In the second part of our celebration of Canada’s history in aviation, we’ll be focusing on some amazing women who paved the way for other women in the air.

In 1908, a team of Canadians and Americans (including Alexander Graham Bell) worked together to build the Silver Dart, one of the first aircrafts and the first controlled powered flight out in Canada. This project would have never made it off the ground (pun intended) without the help of Mabel Gardiner Hubbard. Hubbard, Bell’s wife, strongly believed in the ability of a heavy craft to be designed for flight – so much so that she provided inspiration and financing for the Silver Dart project. She put up around $20,000CAD, the equivalent of over $450,000 today. While Hubbard herself wasn’t Canadian, her help with the Silver Dart broke ground for a future of Canadian advancements in flight.

After the success of the Silver Dart’s flight in 1909, it only took one more year for the first Canadian women to take flight. In October 1910, Grace Mckenzie and her sisters flew at an air exhibition.

While all of the excitement around the Silver Dart was brewing in 1908, another Canadian aviation legend was born – literally. Eileen Vollick, born in 1908, would grow up to be the first Canadian woman to earn a private pilot’s certificate. She attended flight school in Hamilton, ON and received her license in 1928.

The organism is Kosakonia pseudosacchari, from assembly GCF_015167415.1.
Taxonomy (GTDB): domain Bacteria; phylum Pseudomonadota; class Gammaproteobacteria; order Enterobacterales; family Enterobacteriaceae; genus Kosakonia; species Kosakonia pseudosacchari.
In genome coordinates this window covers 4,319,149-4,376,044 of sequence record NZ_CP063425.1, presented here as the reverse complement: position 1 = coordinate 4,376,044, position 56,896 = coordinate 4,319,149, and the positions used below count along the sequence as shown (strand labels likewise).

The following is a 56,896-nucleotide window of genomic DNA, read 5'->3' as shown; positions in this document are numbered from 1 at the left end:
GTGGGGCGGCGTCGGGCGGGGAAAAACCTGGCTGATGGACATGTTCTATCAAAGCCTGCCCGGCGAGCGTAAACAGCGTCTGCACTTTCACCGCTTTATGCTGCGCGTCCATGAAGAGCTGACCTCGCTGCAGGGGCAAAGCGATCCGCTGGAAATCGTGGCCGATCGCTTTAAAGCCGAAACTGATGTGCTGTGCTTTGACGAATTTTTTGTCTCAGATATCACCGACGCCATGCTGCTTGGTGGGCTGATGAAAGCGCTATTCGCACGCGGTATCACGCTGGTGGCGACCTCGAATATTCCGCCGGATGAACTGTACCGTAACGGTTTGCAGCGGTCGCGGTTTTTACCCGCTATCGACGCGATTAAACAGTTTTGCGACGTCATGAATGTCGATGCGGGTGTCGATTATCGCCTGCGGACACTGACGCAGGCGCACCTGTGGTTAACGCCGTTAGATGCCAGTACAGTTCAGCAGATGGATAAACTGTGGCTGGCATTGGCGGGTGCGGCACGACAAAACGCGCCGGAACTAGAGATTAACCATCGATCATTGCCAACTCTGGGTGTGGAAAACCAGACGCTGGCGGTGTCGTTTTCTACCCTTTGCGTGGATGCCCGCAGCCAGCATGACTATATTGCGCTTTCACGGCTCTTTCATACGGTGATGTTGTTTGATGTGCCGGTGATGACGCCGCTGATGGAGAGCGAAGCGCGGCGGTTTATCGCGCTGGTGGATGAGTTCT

Following in Vollick’s footsteps, Molly Reilly was eager to earn her wings and attempted to enroll in the Royal Canadian Air Force in 1939 but they did not accept women into the program for two more years. After being one of the first women recruits, Reilly went on to learn how to fly after the war and became a charter pilot in 1959, eventually becoming the first woman to ever be named captain.

Not long after Reilly became captain, 17-year-old Rosella Bjornson received her private pilot’s license in only two months. Bjornson’s eagerness to take flight would pay off as she would accumulate many firsts for Canadian women. Over her career, she would become the first woman to be hired as a First Officer in North America, first Canadian woman to be hired by a commercial airline, first woman member of the Canadian Airline Pilots Association, and first woman to be promoted to captain on a major Canadian air carrier.

While these women gained notable firsts for Canada, there are many other groundbreaking women who followed their footsteps and continued to make strides in aviation. However, there is still much room to grow. Today, only 5.4% of pilots in the US and Canada are women. As we celebrate the women who have made history this Canada Day, let’s also celebrate the opportunity that more women have in the future.

Don’t forget to share your #connectedcanada story with us over the next few days for your chance to earn a West Jet gift certificate. Be sure to tag Guestlogix on Twitter and add in #womencrushwednesday if you have a story about Canadian women in aviation!



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